The flight from Kota Kinabalu provides a bird’s eye view of northern
Sabah – mountains covered in cloud, rainforest, clear-felled patches,
palm oil plantations, and rivers snaking through the coastal lowlands.
Sandakan has a population of 400,000+ and a two gate airport.
Malaysian Airlines and Air Asia run flights from Kuala Lumpur (KL) and
Kota Kinabalu (KK). It is a port city, known to some as the origin of
the infamous WW2 death marches. The road into town runs past a
sculpture of an Orang Utan and two Proboscis Monkeys with a sign
welcoming visitors to “Sandakan the Nature City”.
The Rainforest Discovery Centre (RDC - http://www.forest.sabah.gov.my/rdc/
) is an environmental education institution backing on to the 6,000
ha Kabili-Sepilok Forest Reserve. It is about 20 km from the airport
and is around the corner from the Sepilok Orang-utan Rehabilitation
Centre and a number of tourist lodges and resorts.
The RDC is a brilliant place to go birding (RM10 - $3.30 entrance
fee). The website for the Birds of the Sepilok Forest – a
Photographic Guide (http://www.borneobooks.com/blog/?p=291 ) notes
that 300 species, including 15 endemics have been seen at the RDC and
its surroundings. The RDC has an excellent network of well made
walking tracks, three towers and a long canopy walkway.
Many of the birds there are very colourful and/or charismatic. We saw
a variety of raptors, pittas, parrots, pigeons, hornbills, broadbills,
bulbuls, babblers, barbets, bee-eaters, fly-catchers, spider-hunters,
sunbirds, flowerpeckers, woodpeckers, kingfishers, leafbirds,
malkohas, munias, ioras, orioles, drongos, and trogons etc there.
Most importantly, we all saw the Bornean Bristlehead - the must-see
For twitchers interested in the vagrants that make it to Australia and
the Indian Ocean territories, the RDC is also a good place to see
species such as Arctic Warblers, Tiger Shrikes, Asian Brown
Flycatchers and a host of needletails, swifts, swiftlets and
swallows. The Brown-backed Needletails, for example, stood out
clearly from the constantly circulating Glossy Swiftlets.
The Plant Discovery Garden has an attractive network of garden paths
and is a good place to see spider-hunters.
At our accommodation (the Forest Edge Resort – not as expensive as
that sounds) we also had species such as White-breasted Waterhen,
Little (Striated) Heron, Yellow Bittern (seen by Chris) and Plaintive
Cuckoo. While walking around a loop track at the back of the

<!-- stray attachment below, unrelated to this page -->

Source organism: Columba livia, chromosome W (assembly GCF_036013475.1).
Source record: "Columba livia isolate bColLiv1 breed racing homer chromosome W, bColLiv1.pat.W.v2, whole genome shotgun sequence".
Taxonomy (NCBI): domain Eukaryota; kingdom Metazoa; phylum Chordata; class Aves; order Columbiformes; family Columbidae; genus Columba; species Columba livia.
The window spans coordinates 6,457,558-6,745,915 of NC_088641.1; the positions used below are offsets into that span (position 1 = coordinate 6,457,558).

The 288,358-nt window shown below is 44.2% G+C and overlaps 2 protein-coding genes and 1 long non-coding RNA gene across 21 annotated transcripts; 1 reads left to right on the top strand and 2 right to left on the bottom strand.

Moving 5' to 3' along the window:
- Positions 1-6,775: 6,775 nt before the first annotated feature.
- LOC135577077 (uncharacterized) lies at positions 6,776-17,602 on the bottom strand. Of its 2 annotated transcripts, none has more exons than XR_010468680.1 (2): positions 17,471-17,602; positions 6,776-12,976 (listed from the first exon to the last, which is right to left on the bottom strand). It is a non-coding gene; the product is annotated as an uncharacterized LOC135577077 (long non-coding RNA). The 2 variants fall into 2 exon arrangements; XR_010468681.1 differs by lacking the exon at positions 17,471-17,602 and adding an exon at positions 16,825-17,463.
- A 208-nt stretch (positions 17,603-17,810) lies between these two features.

property, we also had a glimpse of what may have been an Asian
Paradise-Flycatcher. (You get lots of glimpses of things that you
fail to identify.)
Many of the rainforest species can be hard to pick up. For example,
while it is easy to hear the woodpeckers hammering away, it can be
very hard to see them through the intervening foliage. Similarly, the
pittas are very good at quietly skulking around the forest floor.
Fortunately, Chris Barnes was very good at spotting the skulkers (he
could probably make a living as a birding guide) so I got to see a
number of species that I probably wouldn’t have found on my own.
You may only get flight views of some species – eg hornbills, parrots,
pigeons, swiftlets and needletails – so it is worth studying the field
guides before you get there.
Another complicating factor is that many mammals there are active
during the day. Squirrels, macaques, gibbons etc are often calling
and moving about, and can be quite distracting. Similarly, there are
many frogs and cicadas that sound like birds.
My favourites were the “six o’clock cicadas”. These sound like
English hunting horns and call only at dusk. When the six o’clock
cicadas call, it is time to head up to the canopy walk to watch the
flying squirrel come out and glide from tree to tree.
I am not a global expert, but I suspect that Sepilok may be one of the
best lowland rainforest birding sites in the world. It is certainly
worth spending a few days there.
To be continued …==============================www.birding-aus.org
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